The inspiration for ‘kilrB3 Media & Design’ springs from Mark’s experience in raising the three killer “B’s” … Brandon, Blake, and Brianna.” Along with raising a family, for many years both Mark and his wife Donna have been very active with church youth groups and students from all walks of life.
Mark is currently involved with a College & Career class and has worked with young people, both teens and young adults, for over 20 years. He has held positions ranging from Junior Church programs to Youth Pastor, from school teacher to Athletic Director, and from summer camp to directing youth activities.
What inspires you to write?
Being involved with young people and teenagers keeps me on my toes and their energy fuels the imagination. It has also fueled the desire to do more … something that could reach further.
Tell us about your writing process.
Sticky notes … sticky notes … and more sticky notes …
Those sticky notes end up in a rough outline that grows into a chapter-by-chapter outline.
I tend to be old school and write it out in a notebook that travels with me. Some ideas grow quickly and the outline ends up transferring into MS-Word where the gaps are filled in with dialogue and description. Other ideas are in the notebook for years before they make into digital format.
Every writing advice column, blog, or book I’ve ever read says, “Make time to write everyday.” GREAT ADVICE! I find that when I let it slide, it’s easy to keep on letting it slide.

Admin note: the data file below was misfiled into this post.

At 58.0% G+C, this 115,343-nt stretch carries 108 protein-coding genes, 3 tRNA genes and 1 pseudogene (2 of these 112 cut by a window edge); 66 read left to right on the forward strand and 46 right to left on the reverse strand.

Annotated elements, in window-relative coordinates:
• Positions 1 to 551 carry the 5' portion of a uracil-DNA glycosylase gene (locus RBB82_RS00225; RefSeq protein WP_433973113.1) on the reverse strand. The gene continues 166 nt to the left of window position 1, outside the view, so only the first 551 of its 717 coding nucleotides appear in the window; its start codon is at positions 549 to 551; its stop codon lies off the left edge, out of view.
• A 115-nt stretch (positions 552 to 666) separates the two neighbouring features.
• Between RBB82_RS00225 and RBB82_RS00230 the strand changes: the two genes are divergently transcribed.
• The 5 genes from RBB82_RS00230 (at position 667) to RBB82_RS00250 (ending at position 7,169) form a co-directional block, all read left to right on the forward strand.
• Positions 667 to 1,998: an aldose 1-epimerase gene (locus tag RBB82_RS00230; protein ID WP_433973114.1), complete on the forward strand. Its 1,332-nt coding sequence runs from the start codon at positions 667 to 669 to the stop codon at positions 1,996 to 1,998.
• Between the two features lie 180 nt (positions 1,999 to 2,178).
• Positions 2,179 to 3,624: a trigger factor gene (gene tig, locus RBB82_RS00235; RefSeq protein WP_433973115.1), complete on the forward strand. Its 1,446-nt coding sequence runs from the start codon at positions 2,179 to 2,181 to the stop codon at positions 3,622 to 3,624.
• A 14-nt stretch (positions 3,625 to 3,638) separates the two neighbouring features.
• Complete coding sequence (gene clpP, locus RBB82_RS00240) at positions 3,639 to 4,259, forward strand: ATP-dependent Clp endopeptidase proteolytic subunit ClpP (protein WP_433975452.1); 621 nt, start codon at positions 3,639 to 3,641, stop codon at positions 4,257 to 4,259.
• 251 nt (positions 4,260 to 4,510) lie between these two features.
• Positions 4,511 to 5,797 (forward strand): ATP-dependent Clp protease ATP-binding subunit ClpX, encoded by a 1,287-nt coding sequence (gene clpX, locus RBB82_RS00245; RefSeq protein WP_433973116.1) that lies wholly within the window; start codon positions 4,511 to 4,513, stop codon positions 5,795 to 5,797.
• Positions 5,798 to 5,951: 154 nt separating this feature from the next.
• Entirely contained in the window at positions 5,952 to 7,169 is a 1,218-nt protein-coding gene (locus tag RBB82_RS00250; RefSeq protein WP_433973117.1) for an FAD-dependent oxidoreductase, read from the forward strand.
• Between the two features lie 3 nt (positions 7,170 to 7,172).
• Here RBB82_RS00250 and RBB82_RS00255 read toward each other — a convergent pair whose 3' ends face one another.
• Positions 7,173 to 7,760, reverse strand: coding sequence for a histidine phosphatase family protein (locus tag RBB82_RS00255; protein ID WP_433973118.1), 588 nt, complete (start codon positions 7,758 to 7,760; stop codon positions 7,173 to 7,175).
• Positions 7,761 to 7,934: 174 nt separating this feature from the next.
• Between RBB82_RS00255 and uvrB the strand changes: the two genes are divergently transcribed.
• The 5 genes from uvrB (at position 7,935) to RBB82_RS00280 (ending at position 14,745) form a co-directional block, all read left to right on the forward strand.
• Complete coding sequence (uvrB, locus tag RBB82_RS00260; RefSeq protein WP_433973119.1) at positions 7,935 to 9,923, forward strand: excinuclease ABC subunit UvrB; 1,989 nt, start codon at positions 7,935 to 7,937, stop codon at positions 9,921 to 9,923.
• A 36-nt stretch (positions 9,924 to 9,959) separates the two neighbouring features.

Oh, and I just found another sticky note in my pocket.
For Fiction Writers: Do you listen (or talk to) to your characters?
I don’t find myself talking to my characters, but when writing, I do put myself in their position and will often catch myself saying the dialog out loud and talking through a scene. It makes the writing feel more tangible and real.
What advice would you give other writers?
I can’t offer anything new in the way of advice, but the old advice has been the best for me …
– Write something everyday. A sentence usually turns into a paragraph, or a page, or a chapter, or more.
– Write what you know and what moves you. If you don’t it becomes totally mechanical and uninteresting to not only yourself, but the readers … if there are any.
How did you decide how to publish your books?
After researching multiple options and talking with a variety of people, the decision basically came down to timing, control, and finances. The idea of traditional publishers taking forever to make decisions and then wanting control of content just didn’t sit well with my “independent” streak. My wife might say my hard headedness, but either way, it didn’t make sense. Combine that with not wanting to sink a lot of cash into stocking inventory of a self-published and printed book, the ebook revolution made complete sense. I suppose that probably fits the description of a lot of ebook writers, but that’s the beauty of living in the technology age.
What do you think about the future of book publishing?
There will always be a place for traditional print publishing, but the digital revolution is making it interesting. Will it impact prices on print books to bring them down or will it drive them up because of the economies of scale? Will new authors really be “discovered” through ebook publishing or is it just another platform to waste time on?
My suspicion is that like anything else, the cream rises to the top. Digital publishing platforms will give those willing to put the work in and that produce quality an avenue to reach success.
What genres do you write?
Christian, Fiction, Youth Adventure
What formats are your books in?
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